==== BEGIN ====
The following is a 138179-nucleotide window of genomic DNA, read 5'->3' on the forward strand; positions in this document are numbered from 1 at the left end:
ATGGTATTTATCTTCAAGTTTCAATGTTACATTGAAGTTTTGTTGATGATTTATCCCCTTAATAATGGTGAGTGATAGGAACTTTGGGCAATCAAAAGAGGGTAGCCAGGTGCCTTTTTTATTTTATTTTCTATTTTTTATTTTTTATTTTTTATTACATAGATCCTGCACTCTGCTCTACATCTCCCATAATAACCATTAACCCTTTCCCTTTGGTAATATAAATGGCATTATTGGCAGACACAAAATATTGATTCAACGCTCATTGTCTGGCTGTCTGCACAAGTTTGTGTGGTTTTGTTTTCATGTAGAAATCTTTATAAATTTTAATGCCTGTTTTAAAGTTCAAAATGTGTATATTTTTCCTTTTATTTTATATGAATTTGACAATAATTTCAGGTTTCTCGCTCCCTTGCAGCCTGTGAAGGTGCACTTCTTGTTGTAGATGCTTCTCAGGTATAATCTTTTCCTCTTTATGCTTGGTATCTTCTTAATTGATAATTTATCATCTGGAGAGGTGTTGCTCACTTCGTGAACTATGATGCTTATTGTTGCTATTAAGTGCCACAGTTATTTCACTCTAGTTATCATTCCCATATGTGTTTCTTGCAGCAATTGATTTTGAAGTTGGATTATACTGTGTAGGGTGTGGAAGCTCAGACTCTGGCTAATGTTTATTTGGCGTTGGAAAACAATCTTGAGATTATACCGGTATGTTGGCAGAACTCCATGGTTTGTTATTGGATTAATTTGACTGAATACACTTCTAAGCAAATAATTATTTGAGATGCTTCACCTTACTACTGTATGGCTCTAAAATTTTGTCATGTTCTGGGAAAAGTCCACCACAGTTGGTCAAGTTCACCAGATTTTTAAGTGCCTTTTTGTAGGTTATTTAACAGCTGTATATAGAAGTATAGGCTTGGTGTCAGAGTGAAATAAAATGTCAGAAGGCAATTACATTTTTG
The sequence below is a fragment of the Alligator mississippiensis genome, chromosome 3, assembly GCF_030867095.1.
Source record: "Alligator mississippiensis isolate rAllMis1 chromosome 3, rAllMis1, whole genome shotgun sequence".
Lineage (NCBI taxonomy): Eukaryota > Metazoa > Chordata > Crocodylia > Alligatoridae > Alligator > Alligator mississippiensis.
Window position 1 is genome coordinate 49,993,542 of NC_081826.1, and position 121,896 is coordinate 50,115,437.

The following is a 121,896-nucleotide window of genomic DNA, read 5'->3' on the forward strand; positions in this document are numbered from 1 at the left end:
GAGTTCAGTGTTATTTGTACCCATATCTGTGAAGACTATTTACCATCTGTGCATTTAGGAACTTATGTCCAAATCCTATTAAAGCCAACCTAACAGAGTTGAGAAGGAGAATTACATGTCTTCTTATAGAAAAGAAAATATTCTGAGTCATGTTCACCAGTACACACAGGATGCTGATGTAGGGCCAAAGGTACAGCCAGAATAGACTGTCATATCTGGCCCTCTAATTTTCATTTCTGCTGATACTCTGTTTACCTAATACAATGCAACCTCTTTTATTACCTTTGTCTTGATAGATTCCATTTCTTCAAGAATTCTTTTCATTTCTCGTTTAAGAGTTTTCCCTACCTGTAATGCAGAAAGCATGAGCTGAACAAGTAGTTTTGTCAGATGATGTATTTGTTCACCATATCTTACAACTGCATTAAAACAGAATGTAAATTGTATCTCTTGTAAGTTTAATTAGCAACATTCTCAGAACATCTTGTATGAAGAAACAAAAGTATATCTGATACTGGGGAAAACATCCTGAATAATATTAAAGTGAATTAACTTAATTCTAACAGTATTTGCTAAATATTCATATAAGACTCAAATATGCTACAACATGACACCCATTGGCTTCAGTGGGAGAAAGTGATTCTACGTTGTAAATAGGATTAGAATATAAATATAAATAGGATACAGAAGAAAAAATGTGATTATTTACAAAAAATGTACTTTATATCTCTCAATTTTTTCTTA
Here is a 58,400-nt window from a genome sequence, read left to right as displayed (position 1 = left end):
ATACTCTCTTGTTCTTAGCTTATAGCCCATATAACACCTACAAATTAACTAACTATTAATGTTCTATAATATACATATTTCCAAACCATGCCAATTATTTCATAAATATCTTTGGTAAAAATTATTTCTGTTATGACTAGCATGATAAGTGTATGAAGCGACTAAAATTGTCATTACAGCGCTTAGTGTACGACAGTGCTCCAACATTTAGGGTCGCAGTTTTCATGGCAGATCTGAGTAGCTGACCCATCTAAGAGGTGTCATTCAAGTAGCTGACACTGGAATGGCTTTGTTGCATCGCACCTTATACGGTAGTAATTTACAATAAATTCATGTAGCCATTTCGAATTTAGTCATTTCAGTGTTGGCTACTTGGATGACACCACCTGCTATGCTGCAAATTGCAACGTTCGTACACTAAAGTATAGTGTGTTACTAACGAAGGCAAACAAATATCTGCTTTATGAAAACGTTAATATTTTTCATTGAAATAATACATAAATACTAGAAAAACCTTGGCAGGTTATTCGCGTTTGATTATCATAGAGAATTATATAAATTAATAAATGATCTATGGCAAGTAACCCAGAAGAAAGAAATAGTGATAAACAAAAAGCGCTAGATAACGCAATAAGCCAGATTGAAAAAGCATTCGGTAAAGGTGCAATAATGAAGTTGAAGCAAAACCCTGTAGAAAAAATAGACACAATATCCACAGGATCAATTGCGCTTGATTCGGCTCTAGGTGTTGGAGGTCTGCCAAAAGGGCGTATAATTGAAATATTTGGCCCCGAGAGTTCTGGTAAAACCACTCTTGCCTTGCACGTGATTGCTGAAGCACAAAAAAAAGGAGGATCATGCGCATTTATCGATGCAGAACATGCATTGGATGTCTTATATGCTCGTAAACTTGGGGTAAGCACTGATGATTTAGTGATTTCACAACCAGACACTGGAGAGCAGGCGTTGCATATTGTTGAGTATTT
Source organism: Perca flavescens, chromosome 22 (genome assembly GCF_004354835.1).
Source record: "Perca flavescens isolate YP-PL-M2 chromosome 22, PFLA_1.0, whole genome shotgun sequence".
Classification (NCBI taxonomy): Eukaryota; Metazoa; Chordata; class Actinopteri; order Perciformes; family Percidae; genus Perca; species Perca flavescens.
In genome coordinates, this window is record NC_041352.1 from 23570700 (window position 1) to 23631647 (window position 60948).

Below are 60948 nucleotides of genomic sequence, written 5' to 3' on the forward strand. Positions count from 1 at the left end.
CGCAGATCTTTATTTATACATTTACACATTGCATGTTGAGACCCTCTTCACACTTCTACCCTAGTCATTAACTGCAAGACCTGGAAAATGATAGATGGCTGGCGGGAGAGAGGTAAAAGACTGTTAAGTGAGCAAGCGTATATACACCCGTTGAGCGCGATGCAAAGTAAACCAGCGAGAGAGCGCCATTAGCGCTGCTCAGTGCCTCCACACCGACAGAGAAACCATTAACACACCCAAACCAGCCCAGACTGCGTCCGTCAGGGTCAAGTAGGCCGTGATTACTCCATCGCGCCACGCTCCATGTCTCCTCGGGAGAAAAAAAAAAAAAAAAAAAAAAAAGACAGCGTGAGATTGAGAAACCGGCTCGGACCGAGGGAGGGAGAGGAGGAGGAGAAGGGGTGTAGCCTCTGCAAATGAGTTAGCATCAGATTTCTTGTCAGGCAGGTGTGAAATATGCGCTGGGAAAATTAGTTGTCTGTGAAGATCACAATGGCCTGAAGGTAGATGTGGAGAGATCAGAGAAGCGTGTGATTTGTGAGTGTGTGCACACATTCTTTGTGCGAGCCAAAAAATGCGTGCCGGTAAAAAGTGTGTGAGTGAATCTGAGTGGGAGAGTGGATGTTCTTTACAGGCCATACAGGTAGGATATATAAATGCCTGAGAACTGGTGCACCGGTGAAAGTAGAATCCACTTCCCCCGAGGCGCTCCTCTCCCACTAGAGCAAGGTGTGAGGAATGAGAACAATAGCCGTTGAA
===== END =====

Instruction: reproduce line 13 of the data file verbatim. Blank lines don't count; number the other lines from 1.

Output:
Classification (NCBI taxonomy): Eukaryota; Metazoa; Chordata; class Actinopteri; order Perciformes; family Percidae; genus Perca; species Perca flavescens.